In science, human molecule is a topic associated with imprisonment, banning, and excommunication; where, over the last two-centuries, it is a reoccurring phenomenon that authors who write on the subject of the “human molecule” (people viewed as molecules), historically, have been subjected to a mixture of imprisonment, banning, and excommunication. The following are a few historical examples:


Lucretius 75Lucretius (99-55BC)
Greek atomic theory philosopher
55BC His On the Nature of Things, which amassed the sum writings on atomic theory (of Epicurus, Democritus, and Leucippus), asserting that humans are made of but geometries of atoms and voids, was banished by the church, thereafter having all his copies destroyed, except one—later discovered in 1417 in a German monastery by antiquity collector Poggio Bracciolini (1380-1459), who had 50 copies made, resulting to mentally seed the initiation of the scientific revolution, via the work of: Desiderius Erasmus (1500), Giordano Bruno (1584), Francis Bacon (1601), Galileo Galilei (1623), etc. who all began to embrace “atheistic school of Leucippus and Democritus and Epicurus", as Bacon put it, and therein reformulate a reconciliation of their faith and science.
Jean Sales 75Jean Sales (1741-1816)
French writer, philosopher, and polymath
1775Imprisoned, by the Chatelet, and later sentenced to perpetual banishment, from France, for writing, in his materialism advocating The Philosophy of Nature: a Treatise on Moral Human Nature, about people as “human molecules” formed from the "atoms" of the earth by a "great process". [1]
Vilfredo Pareto 75 newVilfredo Pareto (1848-1923)
French-born Italian mathematical engineer and physical socioeconomist
1893His public lectures in a working men’s institute, between 1889 and 1893—during which time he wrote 167 articles, many of the scholarly, but the vast majority anti-government polemics—were closed by the police; sometime therein, or at least by 1895, he began to pen out his signature theory of "man, a kind of molecule, acting only in response to the forces of ophelimity."
Pierre Teilhard 75Pierre Teilhard (1881-1955)
French philosopher, chemist, physicist, paleontologist, and priest
1925His writings on “human molecules” were perpetually banned by the church, throughout his life, 1925 to 1955, and because of his views he was excommunicated from the church; his writings were all published posthumously.
Mehdi Bazargan 75Mehdi Bazargan (1907-1995)
Iranian mechanical engineer, thermodynamics professor, and 75th prime minster of Iran
1956Imprisoned twice for writing that people are "configurations of atoms" that should be governed politically by regulation of the laws of chemistry, physics, and thermodynamics; while in prison, wrote the first full book on human thermodynamics, the 216-page Thermodynamics of Humans, wherein people, as atomic configurations, are entities who desires and labors are governed by chemical affinity, the laws thermodynamics, and the principles physics
Thims (small) 75Libb Thims (c.1975-)
American chemical engineer, electrical engineer, and thermodynamicist
2005Banned from Wikipedia (twice) for attempting to write articles on the human molecule subjects of "human thermodynamics", using the C.G. Darwin 1952 definition of the subject as the statistical mechanics of human molecules, and "human chemistry", using the Henry Adams 1885 definition of the subject as the study of the attraction of equivalent human molecules; the following 2010 article: "human thermodynamics (Wikipedia)", in particular, resulted in the subject of the human molecule (and Thims) being permanently banned from Wikipedia, by selective administrators, in particular biochemist Tim Vickers (User:Tim VickersExternal link icon (c)), computer scientist Jonathan Hochman (User:JehochmanExternal link icon (c)), and hotel manager Kevin Williams (User:KwwExternal link icon (c)), who found the subject very disturbing and stated that they wanted to "kill" the article.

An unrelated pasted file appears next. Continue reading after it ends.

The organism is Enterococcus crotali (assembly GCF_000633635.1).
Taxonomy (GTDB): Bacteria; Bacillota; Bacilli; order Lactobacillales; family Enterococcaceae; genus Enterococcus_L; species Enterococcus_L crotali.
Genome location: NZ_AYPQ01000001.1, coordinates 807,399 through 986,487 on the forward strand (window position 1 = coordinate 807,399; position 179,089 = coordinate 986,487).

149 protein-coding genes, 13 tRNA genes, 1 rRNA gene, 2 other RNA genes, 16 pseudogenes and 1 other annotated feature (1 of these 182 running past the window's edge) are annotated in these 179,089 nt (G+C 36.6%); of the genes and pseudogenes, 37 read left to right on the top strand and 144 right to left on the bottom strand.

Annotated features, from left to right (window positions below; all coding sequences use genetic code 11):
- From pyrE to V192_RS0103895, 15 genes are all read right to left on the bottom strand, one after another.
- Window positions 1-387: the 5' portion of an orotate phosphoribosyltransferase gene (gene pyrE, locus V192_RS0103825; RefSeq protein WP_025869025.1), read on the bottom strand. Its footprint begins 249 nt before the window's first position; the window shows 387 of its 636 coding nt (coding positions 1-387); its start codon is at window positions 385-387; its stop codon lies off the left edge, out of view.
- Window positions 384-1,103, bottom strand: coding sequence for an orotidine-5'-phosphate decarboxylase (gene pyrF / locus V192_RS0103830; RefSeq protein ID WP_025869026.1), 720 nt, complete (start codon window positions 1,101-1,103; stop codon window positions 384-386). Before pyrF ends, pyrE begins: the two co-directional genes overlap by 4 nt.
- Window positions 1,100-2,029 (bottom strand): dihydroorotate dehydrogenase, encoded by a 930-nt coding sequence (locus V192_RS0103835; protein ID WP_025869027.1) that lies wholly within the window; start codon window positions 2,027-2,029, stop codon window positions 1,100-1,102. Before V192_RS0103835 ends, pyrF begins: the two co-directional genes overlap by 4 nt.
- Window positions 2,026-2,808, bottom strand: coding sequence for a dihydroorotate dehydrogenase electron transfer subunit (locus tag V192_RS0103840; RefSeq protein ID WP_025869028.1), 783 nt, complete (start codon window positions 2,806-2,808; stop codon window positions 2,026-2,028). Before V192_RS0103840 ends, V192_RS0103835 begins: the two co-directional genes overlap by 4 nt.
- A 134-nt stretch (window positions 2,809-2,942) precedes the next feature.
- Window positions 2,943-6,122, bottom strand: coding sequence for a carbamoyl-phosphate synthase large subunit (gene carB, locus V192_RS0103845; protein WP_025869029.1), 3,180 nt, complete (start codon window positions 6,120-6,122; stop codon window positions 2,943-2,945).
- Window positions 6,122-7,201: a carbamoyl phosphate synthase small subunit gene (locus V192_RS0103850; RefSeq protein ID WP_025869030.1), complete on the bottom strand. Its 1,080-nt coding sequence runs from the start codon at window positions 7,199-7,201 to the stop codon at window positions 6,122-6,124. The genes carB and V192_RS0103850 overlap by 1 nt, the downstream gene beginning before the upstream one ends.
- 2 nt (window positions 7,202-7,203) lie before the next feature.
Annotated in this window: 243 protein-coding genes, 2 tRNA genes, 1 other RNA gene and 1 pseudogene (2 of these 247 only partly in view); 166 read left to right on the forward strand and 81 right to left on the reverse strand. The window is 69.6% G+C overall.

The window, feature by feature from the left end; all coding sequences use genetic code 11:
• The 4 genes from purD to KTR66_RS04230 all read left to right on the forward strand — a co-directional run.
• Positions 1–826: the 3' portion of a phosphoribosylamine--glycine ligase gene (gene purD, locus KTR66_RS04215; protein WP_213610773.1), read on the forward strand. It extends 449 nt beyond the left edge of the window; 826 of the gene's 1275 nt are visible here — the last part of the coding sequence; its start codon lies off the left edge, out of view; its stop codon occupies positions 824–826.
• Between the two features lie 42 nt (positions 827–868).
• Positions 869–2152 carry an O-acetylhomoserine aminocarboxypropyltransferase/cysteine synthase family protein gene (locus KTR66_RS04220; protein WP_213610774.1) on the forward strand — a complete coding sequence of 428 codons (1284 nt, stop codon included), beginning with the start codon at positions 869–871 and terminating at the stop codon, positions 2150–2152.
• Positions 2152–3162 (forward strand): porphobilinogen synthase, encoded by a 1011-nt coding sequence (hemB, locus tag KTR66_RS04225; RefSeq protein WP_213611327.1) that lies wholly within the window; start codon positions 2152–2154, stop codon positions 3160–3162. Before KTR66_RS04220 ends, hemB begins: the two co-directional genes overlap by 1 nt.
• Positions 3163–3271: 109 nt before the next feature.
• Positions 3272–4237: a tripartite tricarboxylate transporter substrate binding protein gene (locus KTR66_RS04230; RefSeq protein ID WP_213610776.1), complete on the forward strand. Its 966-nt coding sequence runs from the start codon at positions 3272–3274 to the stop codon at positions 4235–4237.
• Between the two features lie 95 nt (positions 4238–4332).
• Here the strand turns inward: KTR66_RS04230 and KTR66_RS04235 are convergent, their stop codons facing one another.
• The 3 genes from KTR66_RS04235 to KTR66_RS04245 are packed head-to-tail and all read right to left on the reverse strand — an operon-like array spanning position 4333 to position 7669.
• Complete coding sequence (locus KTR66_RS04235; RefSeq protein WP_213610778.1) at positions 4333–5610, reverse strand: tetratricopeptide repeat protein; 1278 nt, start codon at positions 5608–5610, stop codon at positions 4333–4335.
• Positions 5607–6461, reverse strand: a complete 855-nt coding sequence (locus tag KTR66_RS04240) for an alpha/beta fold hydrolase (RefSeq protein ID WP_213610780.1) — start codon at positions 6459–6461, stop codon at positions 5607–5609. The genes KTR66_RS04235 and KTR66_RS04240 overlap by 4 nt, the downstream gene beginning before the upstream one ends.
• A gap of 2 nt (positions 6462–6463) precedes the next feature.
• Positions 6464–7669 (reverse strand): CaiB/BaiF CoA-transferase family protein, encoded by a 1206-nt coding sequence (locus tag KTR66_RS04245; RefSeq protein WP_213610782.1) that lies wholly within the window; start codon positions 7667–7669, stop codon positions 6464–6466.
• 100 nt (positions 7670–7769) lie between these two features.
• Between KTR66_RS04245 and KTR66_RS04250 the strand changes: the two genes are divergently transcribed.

2010Banned from A mere discussion postExternal link icon (c)about the possibility of teaching the subject of the human molecule, in the context of human chemistry, in college, was banned (within twelve hours) from, by a Polish chemist Borak (who runs the site, who considered the subject of human chemistry, defined as the study of the behaviors of human molecules, to be crackpot and an abuse of the word chemistry, the reason for banning the subject, in his own words, being that: "humans are not molecules, they are complex objects composed of many molecules."

The ban was supported by American chemist Mitch GarciaExternal link icon (c) (who started the site in 2003), stating that “honestly, the idea seems pure crackpottery to me. Crackpots always seem to think they are victims of the "mainstream". They always seem to think no one is intelligent enough to understand their points.” Garcia stated that the only place he would allow discussion of the subject was in the "Politics, Philosophy, and OdditiesExternal link icon (c)" subsection of the site, otherwise he will ban.

In 1920, American prodigy William Sidis (the character behind the film Good Will Hunting) wrote his magnum opus, The Animate and the Inanimate, on his view of how thermodynamics explains human existence, while locked in an asylum.

The following are related quotes:

“From the fact that action and reaction of opposing powers is always equal, the greatest efforts of the goddess of reason against Christianity were made in France.”
— Joseph de Maistre (1797), Considerations on France [1]

1. Fara, Patricia. (2011). Newton: the Making of a Genius (pg. 5). Pan Macmillan.

Further reading
● Thims, Libb. (2019). “Banned from r/thermodynamics (for 3-days) for this crosspost on Timothy Kueper's 2019 thermodynamics-themed novel The Motive Power of Fire?” (Ѻ), Reddit, r/Hmolpedia, Nov 3.

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